January 31, 2019

Mork Ulnes Architects and Office of Charles de Lisle Create a Minimalist Guesthouse in Sonoma

A self-proclaimed “diplo-brat,” Casper Mork-Ulnes was born in Norway, moved to Italy at age 2, and came to San Francisco at 16. He also lived in Scotland and studied architecture at California College of the Arts and Columbia University before establishing Mork Ulnes Architects back in San Francisco. He now has an Oslo office, too.

That’s an unusually lengthy introduction, granted, to an unusual small project in the Sonoma Valley town of Glen Ellen. Mork-Ulnes had remodeled the property’s original house for its previous owners. The new ones, a family of five, brought him back for a guesthouse. At 840 square feet, it comprises three volumes, each of which contains a bedroom and a bathroom. They’re arranged in a stepped configuration, sharing party walls and a canted roof but no internal corridor. Roof overhangs shelter three terraces.

Behind the guesthouse stretches a 56-foot lap pool. Photography by Bruce Damonte.

As for where the guesthouse would sit on the heavily wooded ridgeline property, he had no choice. Only one spot was flat enough to install a lap pool alongside. He did make the choice to build in concrete, due to its “performative nature for structural integrity and thermal massing,” Mork-Ulnes explains, and the ability to withstand the area’s all too prevalent wildfires.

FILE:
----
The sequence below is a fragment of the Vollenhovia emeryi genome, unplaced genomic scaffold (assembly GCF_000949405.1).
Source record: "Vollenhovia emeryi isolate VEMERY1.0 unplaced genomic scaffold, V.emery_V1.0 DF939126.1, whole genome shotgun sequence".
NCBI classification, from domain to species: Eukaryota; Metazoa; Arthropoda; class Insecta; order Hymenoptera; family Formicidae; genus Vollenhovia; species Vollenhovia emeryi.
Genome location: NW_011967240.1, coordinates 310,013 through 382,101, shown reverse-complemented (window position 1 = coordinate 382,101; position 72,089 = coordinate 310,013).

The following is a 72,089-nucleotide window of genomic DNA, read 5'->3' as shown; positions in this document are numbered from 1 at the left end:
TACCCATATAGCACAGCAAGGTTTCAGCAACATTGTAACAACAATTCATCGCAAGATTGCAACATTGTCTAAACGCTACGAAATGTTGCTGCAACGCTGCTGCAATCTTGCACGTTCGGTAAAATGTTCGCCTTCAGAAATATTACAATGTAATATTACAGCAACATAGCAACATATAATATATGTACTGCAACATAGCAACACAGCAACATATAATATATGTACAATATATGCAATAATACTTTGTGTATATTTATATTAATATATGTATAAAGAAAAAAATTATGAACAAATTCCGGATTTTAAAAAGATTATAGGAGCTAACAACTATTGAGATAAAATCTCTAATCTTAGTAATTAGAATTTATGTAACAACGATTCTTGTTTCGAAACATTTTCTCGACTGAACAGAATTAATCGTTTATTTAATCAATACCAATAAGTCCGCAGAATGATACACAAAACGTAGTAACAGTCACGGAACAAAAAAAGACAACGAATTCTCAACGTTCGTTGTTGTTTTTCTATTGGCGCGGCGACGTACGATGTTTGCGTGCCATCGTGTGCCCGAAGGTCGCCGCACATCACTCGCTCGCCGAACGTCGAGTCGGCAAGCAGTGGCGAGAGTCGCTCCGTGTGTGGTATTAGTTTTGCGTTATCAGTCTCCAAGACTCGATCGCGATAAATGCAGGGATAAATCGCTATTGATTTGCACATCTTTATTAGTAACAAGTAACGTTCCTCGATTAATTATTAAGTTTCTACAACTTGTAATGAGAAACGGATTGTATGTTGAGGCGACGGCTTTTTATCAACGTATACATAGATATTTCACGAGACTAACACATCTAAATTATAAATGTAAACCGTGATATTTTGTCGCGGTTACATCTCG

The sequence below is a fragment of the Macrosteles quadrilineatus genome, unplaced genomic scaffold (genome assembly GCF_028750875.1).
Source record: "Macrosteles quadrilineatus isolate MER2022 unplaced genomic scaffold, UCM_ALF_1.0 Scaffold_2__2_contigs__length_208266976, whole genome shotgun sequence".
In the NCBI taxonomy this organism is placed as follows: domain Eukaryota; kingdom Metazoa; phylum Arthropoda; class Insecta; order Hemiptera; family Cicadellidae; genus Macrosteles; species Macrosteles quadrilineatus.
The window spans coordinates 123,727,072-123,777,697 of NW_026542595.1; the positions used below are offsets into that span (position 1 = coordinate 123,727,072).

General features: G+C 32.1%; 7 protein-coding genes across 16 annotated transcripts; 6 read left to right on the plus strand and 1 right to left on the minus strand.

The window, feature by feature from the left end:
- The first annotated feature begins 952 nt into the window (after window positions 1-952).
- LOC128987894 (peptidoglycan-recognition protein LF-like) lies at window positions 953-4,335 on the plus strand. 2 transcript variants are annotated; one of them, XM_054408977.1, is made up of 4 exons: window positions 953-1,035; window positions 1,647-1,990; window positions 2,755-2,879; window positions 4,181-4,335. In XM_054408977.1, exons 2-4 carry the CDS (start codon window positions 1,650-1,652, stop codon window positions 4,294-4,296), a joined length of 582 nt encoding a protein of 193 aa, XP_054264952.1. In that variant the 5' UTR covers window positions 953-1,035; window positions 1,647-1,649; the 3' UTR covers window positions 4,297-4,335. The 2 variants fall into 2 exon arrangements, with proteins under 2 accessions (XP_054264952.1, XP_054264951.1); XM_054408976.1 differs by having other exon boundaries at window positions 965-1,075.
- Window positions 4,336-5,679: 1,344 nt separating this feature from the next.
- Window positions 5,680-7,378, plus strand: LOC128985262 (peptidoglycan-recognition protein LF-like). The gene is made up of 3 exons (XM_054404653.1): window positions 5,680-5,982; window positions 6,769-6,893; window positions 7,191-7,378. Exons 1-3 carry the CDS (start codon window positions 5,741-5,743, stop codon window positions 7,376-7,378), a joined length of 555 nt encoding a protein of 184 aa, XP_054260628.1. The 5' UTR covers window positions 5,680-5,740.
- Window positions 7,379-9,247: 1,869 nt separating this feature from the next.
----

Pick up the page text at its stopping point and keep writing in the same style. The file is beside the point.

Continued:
Bedrooms have Charles de Lisle’s custom beds in knotty pine, paired with his brass lamps set on custom nightstands in plywood and linoleum by Doug McCollough. Photography by Bruce Damonte.

The concrete roof is smooth-troweled, and exterior walls are board-formed concrete. “Inside, we got more refined, using large panels,” Mork-Ulnes says. Concrete flooring is radiant-heated. Even the bathrooms’ sink vanities are concrete.

Glass walls face north and east. Photography by Bruce Damonte.

Furnishings show the hand of the Office of Charles de Lisle. “I’ve known Casper since our 20s, so it’s cool to come full circle,” Charles de Lisle says. His inter­pretation of the architecture’s minimal Scandi look takes the form of headboard-less platform beds with bedcovers in “a ’70’s burnt orange,” he continues, also noting Martino Gamper’s pine side chairs. “They add a toasty and familiar quality to these bunkers.”

A breezeway wraps around to a bedroom’s covered terrace. Photography by Bruce Damonte.

That’s surely appreciated by guests as well as by the owners. They’ve been camping out here lately, as the main house has been demolished to make way for a new, larger one by Mork-Ulnes.

Before the 2017 wildfire, Douglas fir and knobcone pine trees and manzanita evergreen shrubs dominated the 18 acres. Photography by Bruce Damonte.

Martino Gamper designed the chair and stool in each bedroom. Photography by Bruce Damonte.

A troweled con­crete roof ties the three volumes together. Photography by Bruce Damonte.

Sink fittings are powder-coated. Photography by Bruce Damonte.

Vanities are concrete. Photography by Bruce Damonte.

> See more from the January 2019 issue of Interior Design

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